‘There is fire activity happening in California that we have never seen before.” Terrible images show Caldor Fire moving into South Lake Tahoe, with chunks of ash consuming the community.
“The critical thing for the public to know is evacuate early,” says California Fire director Chief Thom Porter. “For the rest of you in California: Every acre can and will burn someday in this state.”
It’s an ominous message, but one that must be heard. Historic wildfires continue to ravage the world, with Western America receiving a horrible reckoning. California, in particular, is suffering immensely amidst the largest fire in the state’s history – and countless others like the Caldor Fire.
The smoke and soot has become so dense that large chunks of ash are currently raining down into South Lake Tahoe. The CA city’s 22,000 inhabitants are currently evacuating Tuesday, and have no choice. Caldor is closing in fast.
As Chief Porter puts it: ‘There is fire activity happening in California that we have never seen before.”
‘Larger and More Destructive’ Caldor Fire Closes In on South Lake Tahoe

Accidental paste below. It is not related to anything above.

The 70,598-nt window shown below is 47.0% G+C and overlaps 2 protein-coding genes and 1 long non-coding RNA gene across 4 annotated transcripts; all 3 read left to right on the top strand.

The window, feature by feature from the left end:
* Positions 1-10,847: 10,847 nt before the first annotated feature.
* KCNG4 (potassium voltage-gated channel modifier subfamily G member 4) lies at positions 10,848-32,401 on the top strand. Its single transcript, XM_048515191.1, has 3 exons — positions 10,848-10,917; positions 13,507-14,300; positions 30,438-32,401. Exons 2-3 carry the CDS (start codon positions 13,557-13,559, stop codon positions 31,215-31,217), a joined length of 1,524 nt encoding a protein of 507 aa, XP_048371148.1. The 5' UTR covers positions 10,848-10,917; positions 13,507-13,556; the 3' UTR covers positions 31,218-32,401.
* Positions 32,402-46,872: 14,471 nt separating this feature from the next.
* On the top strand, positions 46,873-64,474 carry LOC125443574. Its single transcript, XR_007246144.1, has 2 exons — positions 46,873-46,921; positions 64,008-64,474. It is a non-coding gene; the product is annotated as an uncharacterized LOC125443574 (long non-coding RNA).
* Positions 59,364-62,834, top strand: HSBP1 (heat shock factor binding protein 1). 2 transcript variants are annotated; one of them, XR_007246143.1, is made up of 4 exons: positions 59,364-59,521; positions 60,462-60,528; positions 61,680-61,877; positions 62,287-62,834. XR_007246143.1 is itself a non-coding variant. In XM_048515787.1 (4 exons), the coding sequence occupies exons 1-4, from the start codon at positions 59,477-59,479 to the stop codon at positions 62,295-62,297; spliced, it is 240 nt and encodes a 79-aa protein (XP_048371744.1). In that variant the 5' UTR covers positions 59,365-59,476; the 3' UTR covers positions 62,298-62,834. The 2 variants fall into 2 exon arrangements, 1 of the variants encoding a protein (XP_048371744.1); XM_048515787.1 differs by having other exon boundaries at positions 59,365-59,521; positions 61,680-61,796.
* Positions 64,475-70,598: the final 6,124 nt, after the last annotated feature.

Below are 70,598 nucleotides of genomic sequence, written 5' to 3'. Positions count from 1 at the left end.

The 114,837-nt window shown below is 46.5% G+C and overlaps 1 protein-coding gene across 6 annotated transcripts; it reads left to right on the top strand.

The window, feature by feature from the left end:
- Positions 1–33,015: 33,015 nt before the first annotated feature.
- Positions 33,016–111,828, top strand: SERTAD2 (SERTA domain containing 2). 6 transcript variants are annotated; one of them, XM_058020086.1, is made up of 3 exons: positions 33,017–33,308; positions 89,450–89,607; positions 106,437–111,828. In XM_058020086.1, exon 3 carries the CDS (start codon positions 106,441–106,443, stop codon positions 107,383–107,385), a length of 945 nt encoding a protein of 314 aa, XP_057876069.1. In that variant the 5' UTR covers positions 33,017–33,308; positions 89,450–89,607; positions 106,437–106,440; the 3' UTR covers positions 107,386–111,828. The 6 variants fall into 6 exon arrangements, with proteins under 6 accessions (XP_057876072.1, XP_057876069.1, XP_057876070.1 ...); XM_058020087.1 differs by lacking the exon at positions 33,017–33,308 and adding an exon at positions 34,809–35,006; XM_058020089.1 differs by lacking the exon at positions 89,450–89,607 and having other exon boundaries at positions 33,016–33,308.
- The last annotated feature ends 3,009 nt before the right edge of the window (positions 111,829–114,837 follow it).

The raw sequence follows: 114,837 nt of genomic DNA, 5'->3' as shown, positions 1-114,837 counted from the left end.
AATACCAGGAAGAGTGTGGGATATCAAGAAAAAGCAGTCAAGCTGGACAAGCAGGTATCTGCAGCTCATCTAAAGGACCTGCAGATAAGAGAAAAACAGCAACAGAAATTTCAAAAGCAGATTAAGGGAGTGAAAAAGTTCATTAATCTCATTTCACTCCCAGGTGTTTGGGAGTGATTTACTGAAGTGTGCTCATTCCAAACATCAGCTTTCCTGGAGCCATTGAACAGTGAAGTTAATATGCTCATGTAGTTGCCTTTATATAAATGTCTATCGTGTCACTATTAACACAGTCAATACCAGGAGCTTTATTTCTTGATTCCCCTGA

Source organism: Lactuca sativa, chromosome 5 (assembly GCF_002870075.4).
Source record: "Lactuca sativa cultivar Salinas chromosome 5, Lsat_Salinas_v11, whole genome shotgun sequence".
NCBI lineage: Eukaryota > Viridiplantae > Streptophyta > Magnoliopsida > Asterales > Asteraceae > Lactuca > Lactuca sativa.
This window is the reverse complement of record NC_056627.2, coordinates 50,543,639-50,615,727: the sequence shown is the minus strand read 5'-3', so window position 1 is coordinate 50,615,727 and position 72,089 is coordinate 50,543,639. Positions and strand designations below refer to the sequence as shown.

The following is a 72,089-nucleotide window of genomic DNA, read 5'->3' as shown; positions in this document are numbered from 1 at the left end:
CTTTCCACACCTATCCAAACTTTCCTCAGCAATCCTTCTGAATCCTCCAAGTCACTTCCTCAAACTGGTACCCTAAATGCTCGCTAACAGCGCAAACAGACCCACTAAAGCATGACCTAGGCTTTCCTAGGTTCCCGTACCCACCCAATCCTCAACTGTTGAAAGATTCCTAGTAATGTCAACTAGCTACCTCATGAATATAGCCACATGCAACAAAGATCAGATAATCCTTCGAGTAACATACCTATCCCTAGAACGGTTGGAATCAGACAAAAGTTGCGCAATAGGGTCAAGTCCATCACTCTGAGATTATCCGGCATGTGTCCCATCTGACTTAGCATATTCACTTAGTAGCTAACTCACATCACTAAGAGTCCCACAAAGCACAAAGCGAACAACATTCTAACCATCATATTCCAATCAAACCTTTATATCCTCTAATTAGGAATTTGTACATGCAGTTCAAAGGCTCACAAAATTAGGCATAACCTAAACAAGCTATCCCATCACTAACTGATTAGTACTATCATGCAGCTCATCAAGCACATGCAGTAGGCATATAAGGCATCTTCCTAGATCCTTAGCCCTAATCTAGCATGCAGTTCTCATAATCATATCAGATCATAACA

California Fire Chief Chris Anthony adds that such destructive wildfires are now, tragically, the norm.
“As many of you are aware, we are seeing larger and more destructive fires burn throughout California on a much more frequent basis,” The Daily Mail cites of Chief Anthony. “Historically, we’ve used the terms such as anomaly, unprecedented, or extreme to describe the wildfires that we have seen burn throughout the state over the last 20 years. These terms are no longer appropriate given the clear trends… With drought, changing climate.”
The destructive Caldor Fire began burning through the Sierra Nevada Mountains. Now, it is on the edge of the popular tourist destination. Chunks of ash now reign on the majority of South Lake Tahoe, with some the size of a quarter. Structures are also burning, and Chief Anthony says climate change contributes to their inability to control Caldor. Or quell the fire.
“Unfortunately, these factors contribute to the resistance to control that we’re seeing with the Caldor Fire,” he continues. “Many people, including myself, consider the Tahoe Basin a unique treasure and a natural wonder of the world… Whether you live here full time, own a second home here, visit the basin during family vacations, or simply recreate here…”
Nearly All California National Forests to Close Until Sept. 17
As of Tuesday, the U.S. Forest Service says that nearly all national forests in California will close through September 17 for public safety.
Please stay safe, California Outsiders.